Automation as a force for good
Mention automation and invariably, it arouses a tinge of automation anxiety in some people. Robots are going to replace and displace us from our jobs, or so they claim.
The truth, though, is much more nuanced. Let’s consider the humble telephone switchboard for example.
In the late 19th and early 20th century, manual switchboards were used to connect telephone circuits so as to establish telephone calls between users or other switchboards. Fun fact: The early switchboard operators were young men, but they were quickly replaced by women who had a much better work attitude, in addition to a sweet voice. This generated some of the most “high-tech” jobs of that era, certainly within the telecommunications industry which exclusively hired men for technical roles.
Nonetheless, with the proliferation and increasing ubiquity of the telephone, the manual switchboard operations became increasingly unsustainable. For example, by 1909, Bell Telephone System projected that every American women between ages 17 and 60 would have to work as a switchboard operator by the year 1925 if the manual system of handling calls were to be continued.
To paraphrase a popular saying, necessity is the mother of innovation. In this case, a clear process needs and demographic challenges meant that the first automatic switchboard was designed and put into service just a few years later.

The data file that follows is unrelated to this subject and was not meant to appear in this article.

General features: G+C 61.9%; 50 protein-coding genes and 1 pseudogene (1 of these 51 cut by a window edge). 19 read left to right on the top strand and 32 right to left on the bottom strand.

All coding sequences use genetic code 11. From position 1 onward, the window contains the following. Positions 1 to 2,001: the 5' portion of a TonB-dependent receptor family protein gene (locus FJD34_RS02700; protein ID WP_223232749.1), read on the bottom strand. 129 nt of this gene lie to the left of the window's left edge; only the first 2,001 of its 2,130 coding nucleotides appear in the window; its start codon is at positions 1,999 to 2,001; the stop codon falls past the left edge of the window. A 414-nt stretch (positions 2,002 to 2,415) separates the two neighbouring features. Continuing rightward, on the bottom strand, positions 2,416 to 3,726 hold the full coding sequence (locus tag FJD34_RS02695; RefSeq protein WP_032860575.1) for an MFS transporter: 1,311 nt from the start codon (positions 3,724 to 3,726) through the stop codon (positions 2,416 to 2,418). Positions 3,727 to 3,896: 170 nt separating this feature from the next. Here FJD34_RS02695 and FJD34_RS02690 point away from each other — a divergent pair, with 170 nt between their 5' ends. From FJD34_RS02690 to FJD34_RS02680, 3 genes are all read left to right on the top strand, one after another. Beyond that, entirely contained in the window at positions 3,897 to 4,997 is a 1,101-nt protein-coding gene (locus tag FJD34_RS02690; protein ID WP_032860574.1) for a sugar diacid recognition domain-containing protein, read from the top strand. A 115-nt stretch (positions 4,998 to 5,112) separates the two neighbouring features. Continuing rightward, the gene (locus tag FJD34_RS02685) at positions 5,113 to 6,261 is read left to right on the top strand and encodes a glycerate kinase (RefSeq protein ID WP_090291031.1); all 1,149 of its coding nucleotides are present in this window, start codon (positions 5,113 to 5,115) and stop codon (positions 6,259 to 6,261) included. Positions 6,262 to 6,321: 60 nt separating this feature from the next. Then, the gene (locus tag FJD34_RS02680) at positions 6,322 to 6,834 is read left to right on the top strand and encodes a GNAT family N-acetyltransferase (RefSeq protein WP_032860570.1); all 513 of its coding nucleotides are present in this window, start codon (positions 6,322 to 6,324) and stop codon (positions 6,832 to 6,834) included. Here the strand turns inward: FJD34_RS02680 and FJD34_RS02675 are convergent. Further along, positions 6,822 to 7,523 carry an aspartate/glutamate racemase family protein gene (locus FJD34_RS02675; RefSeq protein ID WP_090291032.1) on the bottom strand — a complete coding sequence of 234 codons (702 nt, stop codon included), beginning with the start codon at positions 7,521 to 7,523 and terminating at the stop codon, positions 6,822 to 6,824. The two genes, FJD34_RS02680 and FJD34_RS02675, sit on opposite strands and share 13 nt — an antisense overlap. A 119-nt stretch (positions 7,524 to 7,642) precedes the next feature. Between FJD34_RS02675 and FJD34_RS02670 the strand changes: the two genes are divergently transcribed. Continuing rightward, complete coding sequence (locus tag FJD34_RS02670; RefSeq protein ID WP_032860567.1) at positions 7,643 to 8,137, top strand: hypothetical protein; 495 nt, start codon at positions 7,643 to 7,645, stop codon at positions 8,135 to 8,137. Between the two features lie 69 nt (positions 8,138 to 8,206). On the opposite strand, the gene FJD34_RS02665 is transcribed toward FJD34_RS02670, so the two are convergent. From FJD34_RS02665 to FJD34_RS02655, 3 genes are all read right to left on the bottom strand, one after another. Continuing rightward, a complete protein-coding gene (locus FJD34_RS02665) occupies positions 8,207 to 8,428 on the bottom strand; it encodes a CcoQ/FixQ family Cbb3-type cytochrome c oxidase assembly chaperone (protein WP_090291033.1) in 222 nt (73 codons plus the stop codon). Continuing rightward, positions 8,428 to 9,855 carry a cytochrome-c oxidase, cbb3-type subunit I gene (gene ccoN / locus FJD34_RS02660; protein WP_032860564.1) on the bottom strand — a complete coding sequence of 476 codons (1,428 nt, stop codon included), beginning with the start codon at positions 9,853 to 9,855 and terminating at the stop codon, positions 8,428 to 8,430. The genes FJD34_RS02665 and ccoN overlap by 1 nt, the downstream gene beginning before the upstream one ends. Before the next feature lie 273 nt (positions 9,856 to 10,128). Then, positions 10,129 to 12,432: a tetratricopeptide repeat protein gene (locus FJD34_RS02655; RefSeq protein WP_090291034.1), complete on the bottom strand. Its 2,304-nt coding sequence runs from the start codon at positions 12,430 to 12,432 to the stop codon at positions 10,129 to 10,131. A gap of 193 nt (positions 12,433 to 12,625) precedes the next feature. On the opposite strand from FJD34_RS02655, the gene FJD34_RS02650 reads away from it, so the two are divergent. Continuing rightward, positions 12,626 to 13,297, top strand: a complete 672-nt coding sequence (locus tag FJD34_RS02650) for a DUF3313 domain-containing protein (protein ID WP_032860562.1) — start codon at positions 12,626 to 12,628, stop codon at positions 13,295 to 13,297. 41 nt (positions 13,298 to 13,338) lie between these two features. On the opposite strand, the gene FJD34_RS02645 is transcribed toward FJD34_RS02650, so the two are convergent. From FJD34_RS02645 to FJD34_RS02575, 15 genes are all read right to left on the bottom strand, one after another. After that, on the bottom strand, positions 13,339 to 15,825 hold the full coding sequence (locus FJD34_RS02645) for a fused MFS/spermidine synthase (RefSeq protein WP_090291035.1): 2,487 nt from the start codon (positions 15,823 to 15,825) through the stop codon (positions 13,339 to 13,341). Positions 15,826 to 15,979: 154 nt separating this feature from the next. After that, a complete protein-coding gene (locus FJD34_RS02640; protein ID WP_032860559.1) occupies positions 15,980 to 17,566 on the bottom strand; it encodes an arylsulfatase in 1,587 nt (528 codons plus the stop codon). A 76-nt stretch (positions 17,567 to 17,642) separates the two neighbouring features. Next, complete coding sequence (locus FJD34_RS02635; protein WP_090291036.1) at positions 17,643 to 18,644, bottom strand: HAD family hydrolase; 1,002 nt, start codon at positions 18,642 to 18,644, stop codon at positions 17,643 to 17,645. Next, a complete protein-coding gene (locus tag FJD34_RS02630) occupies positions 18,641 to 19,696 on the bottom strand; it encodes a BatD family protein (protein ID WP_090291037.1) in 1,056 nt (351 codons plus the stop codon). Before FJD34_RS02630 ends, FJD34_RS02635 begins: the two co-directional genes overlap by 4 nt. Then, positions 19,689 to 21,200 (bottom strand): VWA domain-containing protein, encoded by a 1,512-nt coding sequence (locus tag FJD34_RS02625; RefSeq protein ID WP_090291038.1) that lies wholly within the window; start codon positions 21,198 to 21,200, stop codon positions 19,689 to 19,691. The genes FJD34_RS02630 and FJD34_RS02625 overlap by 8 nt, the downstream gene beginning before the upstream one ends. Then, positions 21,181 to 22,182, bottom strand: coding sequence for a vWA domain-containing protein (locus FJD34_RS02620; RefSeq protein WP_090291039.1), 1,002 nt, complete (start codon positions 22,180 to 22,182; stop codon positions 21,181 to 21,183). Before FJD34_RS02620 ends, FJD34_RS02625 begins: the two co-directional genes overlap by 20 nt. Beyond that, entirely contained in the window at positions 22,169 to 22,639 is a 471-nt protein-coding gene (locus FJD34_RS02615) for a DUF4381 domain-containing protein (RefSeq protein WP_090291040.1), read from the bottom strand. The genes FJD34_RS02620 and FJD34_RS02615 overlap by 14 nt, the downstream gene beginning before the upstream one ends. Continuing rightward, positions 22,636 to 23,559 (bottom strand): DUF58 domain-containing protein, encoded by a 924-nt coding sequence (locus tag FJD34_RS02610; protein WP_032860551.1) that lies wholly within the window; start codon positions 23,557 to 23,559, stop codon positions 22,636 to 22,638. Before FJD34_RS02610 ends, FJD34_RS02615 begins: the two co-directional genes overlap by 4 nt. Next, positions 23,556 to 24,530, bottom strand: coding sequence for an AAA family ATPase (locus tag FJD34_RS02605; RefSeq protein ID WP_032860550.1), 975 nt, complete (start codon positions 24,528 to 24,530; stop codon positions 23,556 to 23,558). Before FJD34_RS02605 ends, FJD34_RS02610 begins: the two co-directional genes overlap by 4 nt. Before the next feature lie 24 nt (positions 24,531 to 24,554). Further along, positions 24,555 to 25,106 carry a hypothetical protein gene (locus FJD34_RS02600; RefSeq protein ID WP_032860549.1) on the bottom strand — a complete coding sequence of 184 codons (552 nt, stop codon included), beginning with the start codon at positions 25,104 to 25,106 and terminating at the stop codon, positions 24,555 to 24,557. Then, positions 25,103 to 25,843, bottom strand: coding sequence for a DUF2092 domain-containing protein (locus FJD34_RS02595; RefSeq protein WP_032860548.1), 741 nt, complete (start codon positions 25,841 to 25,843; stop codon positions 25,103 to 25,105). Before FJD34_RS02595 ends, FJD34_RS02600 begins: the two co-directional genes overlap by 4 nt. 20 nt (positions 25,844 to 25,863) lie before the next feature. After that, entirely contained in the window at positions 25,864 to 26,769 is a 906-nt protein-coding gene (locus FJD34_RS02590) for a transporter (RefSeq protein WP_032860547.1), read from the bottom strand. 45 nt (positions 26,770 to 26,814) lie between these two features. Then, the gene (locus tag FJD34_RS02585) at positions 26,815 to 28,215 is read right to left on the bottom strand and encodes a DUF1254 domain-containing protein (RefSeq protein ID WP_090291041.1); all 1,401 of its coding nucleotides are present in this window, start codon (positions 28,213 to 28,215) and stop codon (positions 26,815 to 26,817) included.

Oh, and what happened to those switchboard operators? Well, they simply reskill and upskill (to borrow our modern terminology) to become telephone operators and receptionists.
The moral of the story is that as society advances and technology evolves, so do the jobs of the day. And automation can be a force for good if they are applied judiciously to address real pain points.
Back to the present, one such pressing challenge is the acute loss of employee productivity.
Do you know that employees are feeling increasingly disengaged at the workplace (and this is based on research pre-COVID) with a staggering 40% of employees surveyed reporting that they do not look forward to going to work in the morning?
Dig deeper, and it is not hard to see why. These employees spent on average more than 3 hours a day on manual, repetitive computer tasks. As a result, more than two-thirds struggled to finish work on time. And as you can imagine, some of the most hated tasks include data entry work, filing digital documents and generating reports from IT systems.
"Clearly the most unfortunate people are those who must do the same thing over and over again, every minute, or perhaps twenty to the minute. They deserve the shortest hours and the highest pay." - John Kenneth Galbraith
This is a tragedy of unfulfilled economic and human potential. In this digital age, employees are still burdened with what we call swivel-chair activities, extracting data from one system of records and manually keying into another.
Hence, it is my firm belief that automation, in this case Intelligent Automation or Robotic Process Automation, can help to deliver the triple-win, where shareholders, customers, and employees all benefit from automation.
After all, eliminating mundane, menial work results in far happier employees, who in turn provide better customer service and help the company generate more profits. For example, research has shown that companies with the most engaged employees were 22% more profitable than those with the least engaged employees.
If you share my vision of making work enjoyable and are interested in collaborating on the digital workforce of the future, get in touch with us!